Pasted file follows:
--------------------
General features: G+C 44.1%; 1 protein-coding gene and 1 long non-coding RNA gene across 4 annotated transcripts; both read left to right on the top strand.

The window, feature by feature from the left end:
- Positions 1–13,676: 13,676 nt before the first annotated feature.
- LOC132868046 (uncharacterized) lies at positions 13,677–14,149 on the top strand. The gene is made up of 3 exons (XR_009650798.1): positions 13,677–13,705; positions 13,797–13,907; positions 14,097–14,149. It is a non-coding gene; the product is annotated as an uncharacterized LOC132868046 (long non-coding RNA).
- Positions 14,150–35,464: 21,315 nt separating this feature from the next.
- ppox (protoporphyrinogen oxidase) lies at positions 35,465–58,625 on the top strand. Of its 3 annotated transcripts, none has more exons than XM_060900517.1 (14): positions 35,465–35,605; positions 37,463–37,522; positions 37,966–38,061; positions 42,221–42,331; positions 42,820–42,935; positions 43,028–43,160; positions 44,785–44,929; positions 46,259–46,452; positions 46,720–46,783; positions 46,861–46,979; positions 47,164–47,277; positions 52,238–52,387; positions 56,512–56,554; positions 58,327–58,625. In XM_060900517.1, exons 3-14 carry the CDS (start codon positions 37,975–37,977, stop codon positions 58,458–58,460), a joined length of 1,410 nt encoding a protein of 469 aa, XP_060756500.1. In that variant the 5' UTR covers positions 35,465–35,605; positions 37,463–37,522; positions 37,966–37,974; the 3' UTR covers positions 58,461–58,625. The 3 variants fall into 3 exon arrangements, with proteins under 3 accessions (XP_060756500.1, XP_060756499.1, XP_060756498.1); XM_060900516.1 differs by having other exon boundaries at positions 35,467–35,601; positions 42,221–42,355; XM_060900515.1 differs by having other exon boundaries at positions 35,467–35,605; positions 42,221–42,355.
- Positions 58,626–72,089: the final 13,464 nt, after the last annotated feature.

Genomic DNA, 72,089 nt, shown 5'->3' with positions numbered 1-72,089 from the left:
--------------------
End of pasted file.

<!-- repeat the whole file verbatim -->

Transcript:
General features: G+C 44.1%; 1 protein-coding gene and 1 long non-coding RNA gene across 4 annotated transcripts; both read left to right on the top strand.

The window, feature by feature from the left end:
- Positions 1–13,676: 13,676 nt before the first annotated feature.
- LOC132868046 (uncharacterized) lies at positions 13,677–14,149 on the top strand. The gene is made up of 3 exons (XR_009650798.1): positions 13,677–13,705; positions 13,797–13,907; positions 14,097–14,149. It is a non-coding gene; the product is annotated as an uncharacterized LOC132868046 (long non-coding RNA).
- Positions 14,150–35,464: 21,315 nt separating this feature from the next.
- ppox (protoporphyrinogen oxidase) lies at positions 35,465–58,625 on the top strand. Of its 3 annotated transcripts, none has more exons than XM_060900517.1 (14): positions 35,465–35,605; positions 37,463–37,522; positions 37,966–38,061; positions 42,221–42,331; positions 42,820–42,935; positions 43,028–43,160; positions 44,785–44,929; positions 46,259–46,452; positions 46,720–46,783; positions 46,861–46,979; positions 47,164–47,277; positions 52,238–52,387; positions 56,512–56,554; positions 58,327–58,625. In XM_060900517.1, exons 3-14 carry the CDS (start codon positions 37,975–37,977, stop codon positions 58,458–58,460), a joined length of 1,410 nt encoding a protein of 469 aa, XP_060756500.1. In that variant the 5' UTR covers positions 35,465–35,605; positions 37,463–37,522; positions 37,966–37,974; the 3' UTR covers positions 58,461–58,625. The 3 variants fall into 3 exon arrangements, with proteins under 3 accessions (XP_060756500.1, XP_060756499.1, XP_060756498.1); XM_060900516.1 differs by having other exon boundaries at positions 35,467–35,601; positions 42,221–42,355; XM_060900515.1 differs by having other exon boundaries at positions 35,467–35,605; positions 42,221–42,355.
- Positions 58,626–72,089: the final 13,464 nt, after the last annotated feature.

Genomic DNA, 72,089 nt, shown 5'->3' with positions numbered 1-72,089 from the left: